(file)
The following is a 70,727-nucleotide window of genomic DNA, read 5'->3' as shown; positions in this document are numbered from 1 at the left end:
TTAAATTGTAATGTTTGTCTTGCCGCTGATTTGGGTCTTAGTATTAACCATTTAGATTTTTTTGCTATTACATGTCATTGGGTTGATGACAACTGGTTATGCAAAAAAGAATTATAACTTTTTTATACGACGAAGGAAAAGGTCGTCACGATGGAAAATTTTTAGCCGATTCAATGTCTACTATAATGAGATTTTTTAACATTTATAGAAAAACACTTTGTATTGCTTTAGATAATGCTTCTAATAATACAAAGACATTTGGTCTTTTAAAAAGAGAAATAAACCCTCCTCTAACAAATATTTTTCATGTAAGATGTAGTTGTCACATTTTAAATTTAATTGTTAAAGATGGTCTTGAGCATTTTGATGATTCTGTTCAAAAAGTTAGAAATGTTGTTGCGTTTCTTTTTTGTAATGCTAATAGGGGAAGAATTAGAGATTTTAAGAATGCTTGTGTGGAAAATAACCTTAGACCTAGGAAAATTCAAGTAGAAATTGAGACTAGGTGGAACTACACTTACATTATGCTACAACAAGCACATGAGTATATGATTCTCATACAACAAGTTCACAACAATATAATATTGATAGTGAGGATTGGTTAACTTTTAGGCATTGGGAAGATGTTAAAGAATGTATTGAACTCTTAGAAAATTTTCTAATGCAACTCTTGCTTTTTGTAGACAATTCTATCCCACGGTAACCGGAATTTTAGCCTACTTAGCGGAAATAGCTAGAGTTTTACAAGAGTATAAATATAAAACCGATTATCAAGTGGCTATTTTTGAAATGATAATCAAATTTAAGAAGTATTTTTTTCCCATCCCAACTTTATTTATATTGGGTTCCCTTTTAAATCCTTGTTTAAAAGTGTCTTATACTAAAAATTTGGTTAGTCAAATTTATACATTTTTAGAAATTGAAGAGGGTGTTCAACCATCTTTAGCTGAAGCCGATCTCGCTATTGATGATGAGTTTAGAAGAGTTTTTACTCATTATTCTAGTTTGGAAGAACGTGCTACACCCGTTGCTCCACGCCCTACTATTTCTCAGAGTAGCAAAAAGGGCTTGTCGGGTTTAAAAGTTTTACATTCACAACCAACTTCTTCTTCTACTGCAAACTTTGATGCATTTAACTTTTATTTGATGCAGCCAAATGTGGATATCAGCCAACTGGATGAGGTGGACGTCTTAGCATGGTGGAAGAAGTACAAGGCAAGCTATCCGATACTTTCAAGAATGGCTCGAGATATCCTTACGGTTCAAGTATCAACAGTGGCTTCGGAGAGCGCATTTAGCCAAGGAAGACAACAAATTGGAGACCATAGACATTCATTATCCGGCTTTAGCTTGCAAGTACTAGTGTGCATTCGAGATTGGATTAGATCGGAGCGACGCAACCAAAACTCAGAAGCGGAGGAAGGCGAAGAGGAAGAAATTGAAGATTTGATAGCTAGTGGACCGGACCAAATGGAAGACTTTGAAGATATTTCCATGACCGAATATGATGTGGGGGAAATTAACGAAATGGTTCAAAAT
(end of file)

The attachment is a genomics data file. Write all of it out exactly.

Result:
The following is a 70,727-nucleotide window of genomic DNA, read 5'->3' as shown; positions in this document are numbered from 1 at the left end:
TTAAATTGTAATGTTTGTCTTGCCGCTGATTTGGGTCTTAGTATTAACCATTTAGATTTTTTTGCTATTACATGTCATTGGGTTGATGACAACTGGTTATGCAAAAAAGAATTATAACTTTTTTATACGACGAAGGAAAAGGTCGTCACGATGGAAAATTTTTAGCCGATTCAATGTCTACTATAATGAGATTTTTTAACATTTATAGAAAAACACTTTGTATTGCTTTAGATAATGCTTCTAATAATACAAAGACATTTGGTCTTTTAAAAAGAGAAATAAACCCTCCTCTAACAAATATTTTTCATGTAAGATGTAGTTGTCACATTTTAAATTTAATTGTTAAAGATGGTCTTGAGCATTTTGATGATTCTGTTCAAAAAGTTAGAAATGTTGTTGCGTTTCTTTTTTGTAATGCTAATAGGGGAAGAATTAGAGATTTTAAGAATGCTTGTGTGGAAAATAACCTTAGACCTAGGAAAATTCAAGTAGAAATTGAGACTAGGTGGAACTACACTTACATTATGCTACAACAAGCACATGAGTATATGATTCTCATACAACAAGTTCACAACAATATAATATTGATAGTGAGGATTGGTTAACTTTTAGGCATTGGGAAGATGTTAAAGAATGTATTGAACTCTTAGAAAATTTTCTAATGCAACTCTTGCTTTTTGTAGACAATTCTATCCCACGGTAACCGGAATTTTAGCCTACTTAGCGGAAATAGCTAGAGTTTTACAAGAGTATAAATATAAAACCGATTATCAAGTGGCTATTTTTGAAATGATAATCAAATTTAAGAAGTATTTTTTTCCCATCCCAACTTTATTTATATTGGGTTCCCTTTTAAATCCTTGTTTAAAAGTGTCTTATACTAAAAATTTGGTTAGTCAAATTTATACATTTTTAGAAATTGAAGAGGGTGTTCAACCATCTTTAGCTGAAGCCGATCTCGCTATTGATGATGAGTTTAGAAGAGTTTTTACTCATTATTCTAGTTTGGAAGAACGTGCTACACCCGTTGCTCCACGCCCTACTATTTCTCAGAGTAGCAAAAAGGGCTTGTCGGGTTTAAAAGTTTTACATTCACAACCAACTTCTTCTTCTACTGCAAACTTTGATGCATTTAACTTTTATTTGATGCAGCCAAATGTGGATATCAGCCAACTGGATGAGGTGGACGTCTTAGCATGGTGGAAGAAGTACAAGGCAAGCTATCCGATACTTTCAAGAATGGCTCGAGATATCCTTACGGTTCAAGTATCAACAGTGGCTTCGGAGAGCGCATTTAGCCAAGGAAGACAACAAATTGGAGACCATAGACATTCATTATCCGGCTTTAGCTTGCAAGTACTAGTGTGCATTCGAGATTGGATTAGATCGGAGCGACGCAACCAAAACTCAGAAGCGGAGGAAGGCGAAGAGGAAGAAATTGAAGATTTGATAGCTAGTGGACCGGACCAAATGGAAGACTTTGAAGATATTTCCATGACCGAATATGATGTGGGGGAAATTAACGAAATGGTTCAAAAT